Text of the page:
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Christchurch Earthquake: Over $12.5m paid out in life claims

ISI chief executive Peter Neilson says the industry has paid out more than $12.5m in death claims as a direct result of the Christchurch earthquake.

Thursday, May 26th 2011, 2:51PM

The latest industry report, for the quarter ended 31 March 2011, confirmed the life insurance industry had been impacted in two ways following the February earthquake in Christchurch; with total death claims rising over the quarter, and in-force premium growth less than half the previous quarter.

In total, ISI members received and paid out on 63 individual life insurance claims as a result of the 22 February earthquake, worth a combined $12.527m and representing an average payment of $199,000 per claim.

ISI chief executive Peter Neilson says that while an insurance pay out can never compensate for the loss of a loved one, it can provide a degree of financial security for families who lost a family member.  He says the response from the entire industry to the tragedy included looking for ways to process claims quickly and compassionately.

As well as death claims, there were also claims accepted for redundancy (180), income protection (16) and trauma or total permanent disability (2), with payments expected to be in excess of $1m once they have been finalised (these policies typically make regular payments rather than provide a single lump sum).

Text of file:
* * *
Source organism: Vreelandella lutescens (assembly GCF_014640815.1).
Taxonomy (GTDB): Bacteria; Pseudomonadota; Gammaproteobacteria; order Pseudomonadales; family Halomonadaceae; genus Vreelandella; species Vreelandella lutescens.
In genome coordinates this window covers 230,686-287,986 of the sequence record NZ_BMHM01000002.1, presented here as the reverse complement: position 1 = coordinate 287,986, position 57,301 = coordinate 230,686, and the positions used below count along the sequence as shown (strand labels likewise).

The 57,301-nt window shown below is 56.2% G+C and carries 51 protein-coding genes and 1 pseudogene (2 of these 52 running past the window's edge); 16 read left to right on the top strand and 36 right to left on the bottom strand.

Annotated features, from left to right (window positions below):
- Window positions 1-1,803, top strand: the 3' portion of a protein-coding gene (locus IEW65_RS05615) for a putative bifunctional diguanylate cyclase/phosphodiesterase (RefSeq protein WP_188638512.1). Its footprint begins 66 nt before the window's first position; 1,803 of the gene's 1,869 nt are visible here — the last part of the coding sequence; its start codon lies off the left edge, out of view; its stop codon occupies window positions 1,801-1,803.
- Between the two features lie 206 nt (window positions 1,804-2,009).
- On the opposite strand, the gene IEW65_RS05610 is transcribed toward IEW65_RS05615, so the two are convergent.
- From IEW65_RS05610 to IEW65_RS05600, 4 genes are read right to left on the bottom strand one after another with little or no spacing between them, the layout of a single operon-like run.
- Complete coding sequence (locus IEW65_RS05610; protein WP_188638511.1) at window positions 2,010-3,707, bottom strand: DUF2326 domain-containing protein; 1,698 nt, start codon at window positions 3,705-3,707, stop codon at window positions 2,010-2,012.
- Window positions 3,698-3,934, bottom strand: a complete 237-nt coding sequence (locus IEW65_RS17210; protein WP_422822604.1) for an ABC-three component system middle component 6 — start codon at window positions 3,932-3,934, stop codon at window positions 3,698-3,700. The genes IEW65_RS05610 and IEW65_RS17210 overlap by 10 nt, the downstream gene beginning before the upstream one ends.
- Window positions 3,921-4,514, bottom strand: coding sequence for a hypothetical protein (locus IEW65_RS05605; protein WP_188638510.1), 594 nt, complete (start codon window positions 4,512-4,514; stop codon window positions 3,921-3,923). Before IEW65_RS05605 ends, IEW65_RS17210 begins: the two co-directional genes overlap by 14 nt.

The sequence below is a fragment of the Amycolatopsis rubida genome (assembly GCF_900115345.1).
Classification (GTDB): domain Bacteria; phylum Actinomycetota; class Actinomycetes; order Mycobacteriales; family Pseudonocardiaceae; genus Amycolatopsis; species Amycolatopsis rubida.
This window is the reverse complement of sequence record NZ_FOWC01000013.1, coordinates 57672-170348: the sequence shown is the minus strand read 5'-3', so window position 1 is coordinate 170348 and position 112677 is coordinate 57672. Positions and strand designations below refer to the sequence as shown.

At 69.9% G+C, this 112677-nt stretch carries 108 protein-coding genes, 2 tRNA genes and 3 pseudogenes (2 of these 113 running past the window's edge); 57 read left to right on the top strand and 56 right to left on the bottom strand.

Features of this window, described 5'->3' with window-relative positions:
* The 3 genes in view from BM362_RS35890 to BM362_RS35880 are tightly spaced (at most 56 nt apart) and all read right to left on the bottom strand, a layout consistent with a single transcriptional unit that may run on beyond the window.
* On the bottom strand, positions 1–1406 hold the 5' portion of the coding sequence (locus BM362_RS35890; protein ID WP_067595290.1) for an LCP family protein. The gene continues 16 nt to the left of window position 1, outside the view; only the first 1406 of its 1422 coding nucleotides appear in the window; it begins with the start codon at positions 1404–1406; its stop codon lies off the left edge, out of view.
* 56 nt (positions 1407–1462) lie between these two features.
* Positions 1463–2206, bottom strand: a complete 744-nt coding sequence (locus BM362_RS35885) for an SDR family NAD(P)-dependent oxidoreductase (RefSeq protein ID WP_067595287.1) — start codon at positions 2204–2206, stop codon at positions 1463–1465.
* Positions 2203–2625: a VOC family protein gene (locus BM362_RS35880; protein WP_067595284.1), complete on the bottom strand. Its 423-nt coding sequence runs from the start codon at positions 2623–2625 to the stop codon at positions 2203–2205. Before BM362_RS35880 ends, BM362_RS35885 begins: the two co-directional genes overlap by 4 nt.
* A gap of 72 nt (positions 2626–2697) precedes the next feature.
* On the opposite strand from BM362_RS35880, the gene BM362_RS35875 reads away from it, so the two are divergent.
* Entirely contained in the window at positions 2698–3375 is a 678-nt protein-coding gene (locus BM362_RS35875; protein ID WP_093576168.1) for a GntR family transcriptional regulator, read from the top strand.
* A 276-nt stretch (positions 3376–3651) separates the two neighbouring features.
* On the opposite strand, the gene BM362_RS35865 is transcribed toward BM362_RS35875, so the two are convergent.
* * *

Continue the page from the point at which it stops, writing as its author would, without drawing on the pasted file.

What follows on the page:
"Following the tragic events in Christchurch, there can be no doubt that the life insurance industry is able to provide financial protection to New Zealand families in such times," Neilson says.  "There seems to be a perception amongst some people that insurers look for ways to avoid paying any claims - the 63 payments our members have made since February proves that this is simply not true."

While the number of death claims rose 3.2% over the 31 March 2011 quarter, the level of in-force premium growth was only up 1.0% (up $18m to $1.8bn).  It was the lowest quarterly

result since March 2009 ($3.5m) and the second lowest quarterly result in the last three years.

Of 13 separate product categories, only seven recorded positive in-force premium growth, including the three largest categories: term life (1.5%), income replacement (0.9%) and trauma (2.3%).

Neilson says the result was not unexpected.  "When you have such a massive disaster in New Zealand's second largest city, combined with reducing real incomes, it is inevitable that this will have an impact on sales growth."

"Hopefully the February earthquake will help more people to realise that life insurance can be an important part of their family's financial protection, and that they can trust their life insurer will be there for their family when tragedy strikes."

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